How to Spot Foundation Repair Problems
The foundation supports your entire home and protects it from storm damage, so it’s not something you want to ignore. Keeping up with minor repairs can save you time and money and prevent serious issues.
A quick and effective repair is to install a drain tile system to prevent hydrostatic pressure in your soil. This method only takes a few hours, can be done in any weather, and requires no landscaping. Contact Sugar Land Foundation Repair for professional help.
A vertical crack that extends up or down from a foundation wall is a good indicator that the soil beneath your home has shifted. This type of movement can cause significant stress on your home’s foundation walls and, if not corrected in time, lead to severe structural damage to the house.
This type of movement usually results in bulging or bowing walls, which may also develop horizontal cracks as well. The pressure on your foundation from the sagging or bowing walls can be quite considerable, and can even break through a concrete slab. If you see this type of movement, it is essential to contact a professional right away.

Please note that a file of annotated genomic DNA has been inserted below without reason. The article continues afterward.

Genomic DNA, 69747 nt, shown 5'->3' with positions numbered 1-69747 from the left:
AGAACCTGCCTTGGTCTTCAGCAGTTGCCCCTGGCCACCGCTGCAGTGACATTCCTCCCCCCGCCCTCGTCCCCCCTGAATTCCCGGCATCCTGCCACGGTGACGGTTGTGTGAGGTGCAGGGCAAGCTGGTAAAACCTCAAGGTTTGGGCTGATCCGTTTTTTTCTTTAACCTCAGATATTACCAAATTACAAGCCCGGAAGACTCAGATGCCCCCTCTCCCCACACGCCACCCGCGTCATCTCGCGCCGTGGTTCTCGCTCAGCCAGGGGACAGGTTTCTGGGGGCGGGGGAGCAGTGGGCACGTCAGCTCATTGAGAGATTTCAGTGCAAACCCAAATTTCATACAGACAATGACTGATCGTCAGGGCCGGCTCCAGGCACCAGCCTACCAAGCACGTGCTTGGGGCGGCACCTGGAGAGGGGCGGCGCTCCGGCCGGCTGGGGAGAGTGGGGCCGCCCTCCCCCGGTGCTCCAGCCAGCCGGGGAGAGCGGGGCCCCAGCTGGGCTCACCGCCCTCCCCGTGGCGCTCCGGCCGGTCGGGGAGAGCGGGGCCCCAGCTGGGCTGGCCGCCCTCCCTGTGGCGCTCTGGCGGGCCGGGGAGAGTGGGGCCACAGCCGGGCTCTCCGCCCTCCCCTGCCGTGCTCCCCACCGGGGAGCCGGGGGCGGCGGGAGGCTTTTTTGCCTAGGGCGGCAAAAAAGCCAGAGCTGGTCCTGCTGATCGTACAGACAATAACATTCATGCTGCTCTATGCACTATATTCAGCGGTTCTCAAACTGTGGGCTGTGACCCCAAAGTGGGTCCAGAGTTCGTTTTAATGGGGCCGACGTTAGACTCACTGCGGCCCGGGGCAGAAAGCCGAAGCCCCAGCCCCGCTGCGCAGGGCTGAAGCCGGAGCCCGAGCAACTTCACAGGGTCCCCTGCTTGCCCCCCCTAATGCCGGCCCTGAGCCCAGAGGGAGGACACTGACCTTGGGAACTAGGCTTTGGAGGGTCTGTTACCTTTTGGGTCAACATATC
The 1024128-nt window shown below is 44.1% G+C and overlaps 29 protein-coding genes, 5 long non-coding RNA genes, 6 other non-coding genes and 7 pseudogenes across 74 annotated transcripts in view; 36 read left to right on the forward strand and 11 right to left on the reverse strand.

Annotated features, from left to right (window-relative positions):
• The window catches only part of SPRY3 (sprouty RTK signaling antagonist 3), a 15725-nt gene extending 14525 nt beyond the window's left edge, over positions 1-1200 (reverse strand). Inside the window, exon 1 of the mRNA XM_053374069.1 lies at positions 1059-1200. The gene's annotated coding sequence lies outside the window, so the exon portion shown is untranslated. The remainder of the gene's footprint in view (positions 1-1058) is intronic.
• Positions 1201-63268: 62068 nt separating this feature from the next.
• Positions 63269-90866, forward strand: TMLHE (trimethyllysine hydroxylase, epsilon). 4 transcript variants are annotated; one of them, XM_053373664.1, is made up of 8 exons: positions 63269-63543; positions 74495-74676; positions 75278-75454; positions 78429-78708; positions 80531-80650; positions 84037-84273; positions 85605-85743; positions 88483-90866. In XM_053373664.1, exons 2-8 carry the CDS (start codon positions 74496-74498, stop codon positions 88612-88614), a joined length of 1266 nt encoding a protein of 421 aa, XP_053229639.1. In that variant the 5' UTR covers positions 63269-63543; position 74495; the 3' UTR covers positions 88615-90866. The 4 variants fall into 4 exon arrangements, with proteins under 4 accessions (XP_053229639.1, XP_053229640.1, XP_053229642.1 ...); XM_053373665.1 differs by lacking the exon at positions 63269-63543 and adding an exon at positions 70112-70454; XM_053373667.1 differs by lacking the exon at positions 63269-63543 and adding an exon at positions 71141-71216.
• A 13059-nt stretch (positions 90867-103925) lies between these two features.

The most common reason for a hairline crack in your foundation is that the concrete is settling and curing. This is a normal process, and a few hairline cracks are not necessarily cause for concern unless they get wider than a quarter of an inch. You should also monitor the cracks to ensure that they don’t grow any larger, and you should call a professional if they do.
New construction cracks can also be a sign that the building materials used in the foundation were not properly matched to the load bearing capacity of the soils underneath the footings. In addition, these cracks can often be a symptom of blasting activity near the foundation site. These cracks will often widen quickly, and may need to be addressed with a foundation underpinning solution that includes installing helical tiebacks to anchor the footings into a stable strata of soil. This will help counteract the pressure from the soil pushing on the foundation walls. Filling the cracks with caulking is not a long-term solution, as the cracks will likely reopen with changes in soil moisture and temperature.
A horizontal crack is a sign that the house has settled into the ground unevenly. It’s fine for homes to settle slightly after they’re built, but it becomes a problem when the settlement isn’t uniform across the foundation. Differential settlement puts tremendous stress on a foundation and can lead to serious structural issues, including horizontal cracks in walls.